A straightforward message, yet one which can help to prevent serious skin cancers, along with premature signs of ageing.
There can be varied reasons for skin disorders, from infection, to genetics but a fair part of a dermatologist’s work relates to the effect of the sun. More so in places where overseas holidays are common, including Hertfordshire.
From the population of 1.2 million, over a half a million will have a skin condition of some form over the next year. This will cause around 200,000 GP visits and typically, 17,000 of those will be referred to a specialist dermatologist.
This is not because Herts citizens are unhealthy. Life expectancy is above average at 81 for men and 84 for women, participation in physical activity is good, smoking and drinking levels are below national averages.
Obesity is an increasing issue, in line with the rest of the UK, other health factors are not untypical. One problem which stands out to us is the listing in a county strategic needs assessment of malignant melanoma, as one of the fastest growing cancers.
Possible skin cancers are a prime reason for referrals, although other conditions can be difficult for GPs to diagnose. Apart from specialist skills, they lack specific diagnostic equipment, or access to laboratories used to skin disorders.
The wish to avoid risks to patients is a further factor that doctors consider. About 4000 people die each year in the UK from skin conditions, with late diagnosed melanoma holding the highest share.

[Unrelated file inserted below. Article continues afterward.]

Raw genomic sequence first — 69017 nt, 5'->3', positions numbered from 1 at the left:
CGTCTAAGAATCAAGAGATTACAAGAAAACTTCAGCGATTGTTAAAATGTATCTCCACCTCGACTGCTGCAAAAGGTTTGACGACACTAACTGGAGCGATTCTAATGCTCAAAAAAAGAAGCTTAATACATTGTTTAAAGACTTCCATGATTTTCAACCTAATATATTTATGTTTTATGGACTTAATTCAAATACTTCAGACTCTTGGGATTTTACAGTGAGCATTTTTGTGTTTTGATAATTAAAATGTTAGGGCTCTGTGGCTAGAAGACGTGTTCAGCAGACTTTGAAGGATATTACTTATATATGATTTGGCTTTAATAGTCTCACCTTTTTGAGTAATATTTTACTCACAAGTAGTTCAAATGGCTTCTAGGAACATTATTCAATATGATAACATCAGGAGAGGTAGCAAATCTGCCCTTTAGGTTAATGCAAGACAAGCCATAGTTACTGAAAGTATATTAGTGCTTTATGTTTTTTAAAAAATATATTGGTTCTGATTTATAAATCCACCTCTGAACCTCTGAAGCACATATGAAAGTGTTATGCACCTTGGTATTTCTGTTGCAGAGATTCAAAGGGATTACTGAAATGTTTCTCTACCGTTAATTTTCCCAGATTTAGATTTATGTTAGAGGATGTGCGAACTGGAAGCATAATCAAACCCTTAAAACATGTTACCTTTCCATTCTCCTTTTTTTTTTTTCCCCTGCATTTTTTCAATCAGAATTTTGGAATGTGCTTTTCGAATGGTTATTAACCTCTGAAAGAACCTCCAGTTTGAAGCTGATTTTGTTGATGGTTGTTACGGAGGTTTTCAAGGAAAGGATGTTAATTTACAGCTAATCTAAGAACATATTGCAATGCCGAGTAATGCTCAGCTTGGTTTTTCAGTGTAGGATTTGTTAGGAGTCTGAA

Prompt diagnosis and treatment stop serious outcomes, which is the core rationale for ensuring Hertfordshire residents receive dedicated care.
Laser technology has produced confocal microscopy, an optical imaging technique to look beneath your skin. This can set aside the need for a biopsy in many cases and avoid delay in treatment that might bring.
Dermoscopy has advanced in the digital era, a system to measure micro changes in your skin’s electrical resistance can also aid diagnosis. Lasers and light based approaches such as photodynamic therapy can replace traditional surgery.
Artificial intelligence empowers software to spot small changes in the skin, genetic testing can now point to an increased risk of melanoma.
The benefits of all these aids are still best brought together by a consultant dermatologist. Their skill and experience can not be replaced by technology, although the advantage this brings is significant.
The highest incidence of skin conditions is in children, they will often be transitory but not always. Our paediatric dermatologists are there to help.
Dermatological care goes on through life, as we are all affected by the environment we live, or work in and our own make up. Notable support is offered to the 24% of Hertfordshire residents who are over 60.
A time when our lives catch up with us and when regular skin screening helps issues to be caught early, although this is valuable at any age.
We applaud the work of all medical staff in the county and are pleased to support them, or you, through specialist care. Hertfordshire dermatology matters and can make such a difference to our lives.